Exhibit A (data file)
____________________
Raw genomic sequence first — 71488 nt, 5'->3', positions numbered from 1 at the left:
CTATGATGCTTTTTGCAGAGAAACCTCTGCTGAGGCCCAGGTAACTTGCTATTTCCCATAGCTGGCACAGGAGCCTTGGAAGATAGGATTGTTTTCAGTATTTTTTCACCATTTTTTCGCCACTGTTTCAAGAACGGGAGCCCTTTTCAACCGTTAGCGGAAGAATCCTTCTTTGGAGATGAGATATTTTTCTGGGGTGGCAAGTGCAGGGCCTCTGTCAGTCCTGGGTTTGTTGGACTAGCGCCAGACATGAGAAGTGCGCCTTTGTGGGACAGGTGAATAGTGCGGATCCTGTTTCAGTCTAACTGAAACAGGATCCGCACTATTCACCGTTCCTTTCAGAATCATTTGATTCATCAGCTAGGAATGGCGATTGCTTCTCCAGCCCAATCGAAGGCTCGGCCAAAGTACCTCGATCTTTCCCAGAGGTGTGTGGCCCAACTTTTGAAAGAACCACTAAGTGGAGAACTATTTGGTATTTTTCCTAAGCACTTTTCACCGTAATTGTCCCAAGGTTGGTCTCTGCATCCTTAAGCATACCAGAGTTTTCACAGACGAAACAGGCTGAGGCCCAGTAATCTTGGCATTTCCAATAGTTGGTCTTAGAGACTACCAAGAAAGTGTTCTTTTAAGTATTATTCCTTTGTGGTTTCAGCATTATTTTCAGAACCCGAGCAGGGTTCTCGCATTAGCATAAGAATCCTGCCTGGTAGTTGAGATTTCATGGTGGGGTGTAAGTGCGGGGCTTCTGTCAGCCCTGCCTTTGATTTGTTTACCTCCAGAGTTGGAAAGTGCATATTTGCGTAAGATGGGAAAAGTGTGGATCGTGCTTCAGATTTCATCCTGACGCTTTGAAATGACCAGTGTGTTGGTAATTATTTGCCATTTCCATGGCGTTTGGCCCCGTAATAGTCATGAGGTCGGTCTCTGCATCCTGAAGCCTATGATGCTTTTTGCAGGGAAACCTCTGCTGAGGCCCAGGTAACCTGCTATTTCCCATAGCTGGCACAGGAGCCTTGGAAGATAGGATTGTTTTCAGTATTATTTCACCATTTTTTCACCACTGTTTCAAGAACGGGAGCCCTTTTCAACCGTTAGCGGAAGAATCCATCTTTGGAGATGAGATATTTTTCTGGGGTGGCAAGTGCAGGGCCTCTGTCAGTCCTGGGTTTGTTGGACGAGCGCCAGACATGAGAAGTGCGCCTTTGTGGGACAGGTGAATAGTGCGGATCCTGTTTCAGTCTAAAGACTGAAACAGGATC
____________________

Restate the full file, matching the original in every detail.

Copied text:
Raw genomic sequence first — 71488 nt, 5'->3', positions numbered from 1 at the left:
CTATGATGCTTTTTGCAGAGAAACCTCTGCTGAGGCCCAGGTAACTTGCTATTTCCCATAGCTGGCACAGGAGCCTTGGAAGATAGGATTGTTTTCAGTATTTTTTCACCATTTTTTCGCCACTGTTTCAAGAACGGGAGCCCTTTTCAACCGTTAGCGGAAGAATCCTTCTTTGGAGATGAGATATTTTTCTGGGGTGGCAAGTGCAGGGCCTCTGTCAGTCCTGGGTTTGTTGGACTAGCGCCAGACATGAGAAGTGCGCCTTTGTGGGACAGGTGAATAGTGCGGATCCTGTTTCAGTCTAACTGAAACAGGATCCGCACTATTCACCGTTCCTTTCAGAATCATTTGATTCATCAGCTAGGAATGGCGATTGCTTCTCCAGCCCAATCGAAGGCTCGGCCAAAGTACCTCGATCTTTCCCAGAGGTGTGTGGCCCAACTTTTGAAAGAACCACTAAGTGGAGAACTATTTGGTATTTTTCCTAAGCACTTTTCACCGTAATTGTCCCAAGGTTGGTCTCTGCATCCTTAAGCATACCAGAGTTTTCACAGACGAAACAGGCTGAGGCCCAGTAATCTTGGCATTTCCAATAGTTGGTCTTAGAGACTACCAAGAAAGTGTTCTTTTAAGTATTATTCCTTTGTGGTTTCAGCATTATTTTCAGAACCCGAGCAGGGTTCTCGCATTAGCATAAGAATCCTGCCTGGTAGTTGAGATTTCATGGTGGGGTGTAAGTGCGGGGCTTCTGTCAGCCCTGCCTTTGATTTGTTTACCTCCAGAGTTGGAAAGTGCATATTTGCGTAAGATGGGAAAAGTGTGGATCGTGCTTCAGATTTCATCCTGACGCTTTGAAATGACCAGTGTGTTGGTAATTATTTGCCATTTCCATGGCGTTTGGCCCCGTAATAGTCATGAGGTCGGTCTCTGCATCCTGAAGCCTATGATGCTTTTTGCAGGGAAACCTCTGCTGAGGCCCAGGTAACCTGCTATTTCCCATAGCTGGCACAGGAGCCTTGGAAGATAGGATTGTTTTCAGTATTATTTCACCATTTTTTCACCACTGTTTCAAGAACGGGAGCCCTTTTCAACCGTTAGCGGAAGAATCCATCTTTGGAGATGAGATATTTTTCTGGGGTGGCAAGTGCAGGGCCTCTGTCAGTCCTGGGTTTGTTGGACGAGCGCCAGACATGAGAAGTGCGCCTTTGTGGGACAGGTGAATAGTGCGGATCCTGTTTCAGTCTAAAGACTGAAACAGGATC